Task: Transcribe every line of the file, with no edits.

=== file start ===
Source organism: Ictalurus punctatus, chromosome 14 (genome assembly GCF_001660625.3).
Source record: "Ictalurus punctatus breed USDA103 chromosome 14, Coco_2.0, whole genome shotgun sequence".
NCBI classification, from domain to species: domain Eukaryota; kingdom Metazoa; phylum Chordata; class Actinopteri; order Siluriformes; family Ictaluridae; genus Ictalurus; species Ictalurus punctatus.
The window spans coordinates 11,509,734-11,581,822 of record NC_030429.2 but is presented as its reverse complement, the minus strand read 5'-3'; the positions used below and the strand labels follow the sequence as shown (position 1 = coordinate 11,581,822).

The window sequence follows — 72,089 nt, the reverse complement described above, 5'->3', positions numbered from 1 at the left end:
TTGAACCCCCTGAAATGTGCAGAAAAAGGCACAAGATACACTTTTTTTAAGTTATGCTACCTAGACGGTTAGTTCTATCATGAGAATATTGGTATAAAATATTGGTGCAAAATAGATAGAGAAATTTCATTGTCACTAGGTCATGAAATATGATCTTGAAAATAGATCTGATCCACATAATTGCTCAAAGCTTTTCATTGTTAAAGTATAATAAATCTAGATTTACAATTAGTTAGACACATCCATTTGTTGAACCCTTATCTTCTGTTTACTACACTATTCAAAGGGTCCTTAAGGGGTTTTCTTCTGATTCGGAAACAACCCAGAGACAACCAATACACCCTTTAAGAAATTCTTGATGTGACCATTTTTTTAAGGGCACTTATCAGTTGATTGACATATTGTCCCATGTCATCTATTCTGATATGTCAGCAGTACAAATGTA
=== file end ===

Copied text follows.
Source organism: Ictalurus punctatus, chromosome 14 (genome assembly GCF_001660625.3).
Source record: "Ictalurus punctatus breed USDA103 chromosome 14, Coco_2.0, whole genome shotgun sequence".
NCBI classification, from domain to species: domain Eukaryota; kingdom Metazoa; phylum Chordata; class Actinopteri; order Siluriformes; family Ictaluridae; genus Ictalurus; species Ictalurus punctatus.
The window spans coordinates 11,509,734-11,581,822 of record NC_030429.2 but is presented as its reverse complement, the minus strand read 5'-3'; the positions used below and the strand labels follow the sequence as shown (position 1 = coordinate 11,581,822).

The window sequence follows — 72,089 nt, the reverse complement described above, 5'->3', positions numbered from 1 at the left end:
TTGAACCCCCTGAAATGTGCAGAAAAAGGCACAAGATACACTTTTTTTAAGTTATGCTACCTAGACGGTTAGTTCTATCATGAGAATATTGGTATAAAATATTGGTGCAAAATAGATAGAGAAATTTCATTGTCACTAGGTCATGAAATATGATCTTGAAAATAGATCTGATCCACATAATTGCTCAAAGCTTTTCATTGTTAAAGTATAATAAATCTAGATTTACAATTAGTTAGACACATCCATTTGTTGAACCCTTATCTTCTGTTTACTACACTATTCAAAGGGTCCTTAAGGGGTTTTCTTCTGATTCGGAAACAACCCAGAGACAACCAATACACCCTTTAAGAAATTCTTGATGTGACCATTTTTTTAAGGGCACTTATCAGTTGATTGACATATTGTCCCATGTCATCTATTCTGATATGTCAGCAGTACAAATGTA